Trademark protection for a sign requiresdistinctiveness of the respective sign. In a recent decision, the German Federal Court of Justice (BGH) has made some remarks of general interest about this requirement for protection (Decision of December 21, 2011 – I ZB 56/09 – Link economy).

According to that decision, a “liberal standard is to be applied” in general. If the trademark application consists of a plurality of words, lack of distinctiveness could only be assumed if the sign only involves merely descriptive information or promotion and advertising messages of a general nature. Furthermore, long phrases will generally not be distinctive. In contrast, characteristics such as brevity, a certain degree of peculiarity and conciseness of a phrase may indicate that a sign is distinctive. The same applies to ambiguity and a need for interpretation of a phrase.

The BGH particularly criticized the contested decision of the Federal Patent Court (BPatG) for deriving a lack of distinctiveness on the basis of a sequence of considerations. Instead, an “obvious and immediately graspable descriptive meaning” must exist to render a mark indistinctive.

It is particularly remarkable that the BGH mentions ambiguity as a criterion for registrability. Under the practice of the recent years, applicants have regularly failed with this argument (cf. e. g. Decision of January 22, 2009 – I ZB 52/08: “… Moreover, it is sufficient for the existence of this ground of refusal, if the sign comprises a descriptive character in at least one of its possible meanings …”). In the present case, however, the BGH found that obviously various interpretations of the applied trademark “Link economy” existed for the goods and services in question. Up to now, this has not been a valid argument for protectability (cf. BPatG, Decision of July 5, 2011 – 27 W (pat) 161/10: “…If with respect to the applied goods and services all interpretations prove to refer to the products or to be otherwise unsuitable to involve an indication of origin, different meanings of a trademark could not establish its distinctiveness …”).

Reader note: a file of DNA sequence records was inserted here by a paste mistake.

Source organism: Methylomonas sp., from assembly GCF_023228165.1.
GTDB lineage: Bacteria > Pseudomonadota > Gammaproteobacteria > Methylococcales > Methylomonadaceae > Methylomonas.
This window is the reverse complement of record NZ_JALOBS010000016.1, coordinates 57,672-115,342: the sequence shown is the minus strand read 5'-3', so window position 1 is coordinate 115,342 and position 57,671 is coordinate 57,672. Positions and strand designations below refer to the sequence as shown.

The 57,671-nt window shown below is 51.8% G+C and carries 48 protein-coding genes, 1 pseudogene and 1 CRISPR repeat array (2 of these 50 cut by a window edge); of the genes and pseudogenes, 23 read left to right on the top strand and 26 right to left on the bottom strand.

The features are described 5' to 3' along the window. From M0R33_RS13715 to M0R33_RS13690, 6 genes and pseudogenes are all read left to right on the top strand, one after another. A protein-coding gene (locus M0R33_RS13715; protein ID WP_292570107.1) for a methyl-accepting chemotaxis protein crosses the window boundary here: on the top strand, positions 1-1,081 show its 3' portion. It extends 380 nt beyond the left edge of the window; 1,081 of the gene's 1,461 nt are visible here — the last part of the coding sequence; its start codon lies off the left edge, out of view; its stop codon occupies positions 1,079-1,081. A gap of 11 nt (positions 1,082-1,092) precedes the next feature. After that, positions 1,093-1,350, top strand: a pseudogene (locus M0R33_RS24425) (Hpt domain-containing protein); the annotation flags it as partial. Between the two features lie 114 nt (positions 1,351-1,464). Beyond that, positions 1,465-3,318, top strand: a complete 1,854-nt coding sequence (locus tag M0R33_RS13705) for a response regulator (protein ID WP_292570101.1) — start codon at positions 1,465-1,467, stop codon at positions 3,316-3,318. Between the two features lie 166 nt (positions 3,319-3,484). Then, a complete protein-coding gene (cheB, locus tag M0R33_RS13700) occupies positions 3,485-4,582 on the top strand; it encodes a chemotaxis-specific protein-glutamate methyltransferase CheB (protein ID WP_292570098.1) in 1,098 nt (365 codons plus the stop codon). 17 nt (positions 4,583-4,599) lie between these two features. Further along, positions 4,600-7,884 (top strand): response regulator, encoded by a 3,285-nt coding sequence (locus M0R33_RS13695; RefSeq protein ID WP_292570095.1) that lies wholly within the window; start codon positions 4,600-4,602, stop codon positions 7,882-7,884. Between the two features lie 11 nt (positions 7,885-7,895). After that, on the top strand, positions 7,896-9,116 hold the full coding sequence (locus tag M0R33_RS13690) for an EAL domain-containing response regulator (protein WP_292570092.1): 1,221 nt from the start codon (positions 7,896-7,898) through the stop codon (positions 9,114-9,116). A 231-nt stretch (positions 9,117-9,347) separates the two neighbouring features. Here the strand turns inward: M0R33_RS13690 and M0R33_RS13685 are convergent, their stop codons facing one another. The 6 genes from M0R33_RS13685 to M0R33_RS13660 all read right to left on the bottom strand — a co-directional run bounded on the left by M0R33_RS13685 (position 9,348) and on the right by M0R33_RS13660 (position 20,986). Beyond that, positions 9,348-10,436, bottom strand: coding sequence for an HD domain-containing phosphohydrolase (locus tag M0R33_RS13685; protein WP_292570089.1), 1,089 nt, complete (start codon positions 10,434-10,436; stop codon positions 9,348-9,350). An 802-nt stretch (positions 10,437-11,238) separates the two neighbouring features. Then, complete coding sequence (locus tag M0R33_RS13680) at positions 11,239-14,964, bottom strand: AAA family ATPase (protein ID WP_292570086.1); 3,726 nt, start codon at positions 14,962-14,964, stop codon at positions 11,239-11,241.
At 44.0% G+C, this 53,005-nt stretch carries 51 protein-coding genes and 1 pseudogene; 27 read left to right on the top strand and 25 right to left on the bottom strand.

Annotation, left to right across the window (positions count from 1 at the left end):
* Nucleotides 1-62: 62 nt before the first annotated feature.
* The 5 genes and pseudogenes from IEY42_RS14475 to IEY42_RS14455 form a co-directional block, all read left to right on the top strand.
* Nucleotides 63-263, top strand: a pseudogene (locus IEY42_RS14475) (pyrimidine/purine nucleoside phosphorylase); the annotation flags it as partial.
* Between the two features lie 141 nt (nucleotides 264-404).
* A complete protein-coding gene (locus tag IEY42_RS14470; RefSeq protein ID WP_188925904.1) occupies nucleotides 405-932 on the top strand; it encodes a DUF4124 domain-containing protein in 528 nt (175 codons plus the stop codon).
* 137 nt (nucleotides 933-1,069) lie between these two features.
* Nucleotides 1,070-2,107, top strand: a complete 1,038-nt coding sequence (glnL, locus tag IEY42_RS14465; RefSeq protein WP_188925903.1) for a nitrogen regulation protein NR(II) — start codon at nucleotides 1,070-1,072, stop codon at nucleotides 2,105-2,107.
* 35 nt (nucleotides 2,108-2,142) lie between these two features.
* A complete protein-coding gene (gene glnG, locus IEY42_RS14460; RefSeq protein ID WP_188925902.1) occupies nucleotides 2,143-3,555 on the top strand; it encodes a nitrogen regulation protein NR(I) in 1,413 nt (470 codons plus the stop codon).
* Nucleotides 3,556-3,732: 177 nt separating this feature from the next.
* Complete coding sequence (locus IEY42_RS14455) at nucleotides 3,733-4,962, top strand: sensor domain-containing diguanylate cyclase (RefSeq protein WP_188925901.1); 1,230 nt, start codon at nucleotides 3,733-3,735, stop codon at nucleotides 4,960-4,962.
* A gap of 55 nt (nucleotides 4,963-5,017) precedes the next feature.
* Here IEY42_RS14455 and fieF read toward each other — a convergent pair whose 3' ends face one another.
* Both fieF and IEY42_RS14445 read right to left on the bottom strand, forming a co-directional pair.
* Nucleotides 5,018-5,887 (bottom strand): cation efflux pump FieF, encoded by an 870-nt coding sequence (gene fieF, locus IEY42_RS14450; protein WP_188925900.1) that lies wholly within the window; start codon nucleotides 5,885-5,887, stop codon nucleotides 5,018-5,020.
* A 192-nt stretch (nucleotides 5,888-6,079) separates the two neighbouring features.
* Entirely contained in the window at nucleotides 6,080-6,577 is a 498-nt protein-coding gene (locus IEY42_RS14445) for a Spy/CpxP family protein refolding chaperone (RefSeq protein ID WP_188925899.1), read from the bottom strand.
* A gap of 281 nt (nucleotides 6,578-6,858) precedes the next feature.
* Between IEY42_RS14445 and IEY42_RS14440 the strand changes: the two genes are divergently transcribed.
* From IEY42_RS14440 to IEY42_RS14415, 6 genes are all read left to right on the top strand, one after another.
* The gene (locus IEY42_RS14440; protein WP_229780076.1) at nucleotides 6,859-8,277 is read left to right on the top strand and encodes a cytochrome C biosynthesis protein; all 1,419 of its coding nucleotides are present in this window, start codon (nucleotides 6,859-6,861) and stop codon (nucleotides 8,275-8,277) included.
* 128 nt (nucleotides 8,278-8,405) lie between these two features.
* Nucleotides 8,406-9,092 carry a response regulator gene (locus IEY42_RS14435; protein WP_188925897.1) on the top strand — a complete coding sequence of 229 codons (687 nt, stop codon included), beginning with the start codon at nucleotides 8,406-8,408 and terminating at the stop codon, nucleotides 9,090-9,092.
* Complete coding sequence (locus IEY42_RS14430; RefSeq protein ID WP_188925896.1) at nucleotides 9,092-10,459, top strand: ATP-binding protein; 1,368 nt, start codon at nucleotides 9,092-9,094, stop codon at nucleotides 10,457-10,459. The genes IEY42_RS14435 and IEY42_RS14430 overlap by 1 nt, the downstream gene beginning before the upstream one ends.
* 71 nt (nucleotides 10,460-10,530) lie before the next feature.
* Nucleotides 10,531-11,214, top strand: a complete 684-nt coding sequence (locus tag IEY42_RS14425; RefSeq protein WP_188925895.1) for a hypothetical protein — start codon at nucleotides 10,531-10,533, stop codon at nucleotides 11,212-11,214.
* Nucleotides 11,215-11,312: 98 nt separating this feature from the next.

Interestingly, the BGH pointed to the fact that the trademark examiner who made the first instance decision had presented another interpretation of the slogan than the judges of the BPatG. In addition, the BGH has found that that just a handful of – predominantly English – internet print-outs qualified as a proof for a certain understanding of the mark by the relevant German public (similarly, for only a single example as proof of prior usage of a colour mark: Decision of March 1, 2001 – I ZR 57/98 – Farbmarke violett). This may be understood as a hint for trademark examinerst and the BPatG that refusals of applications should be based on a more extensive factual basis.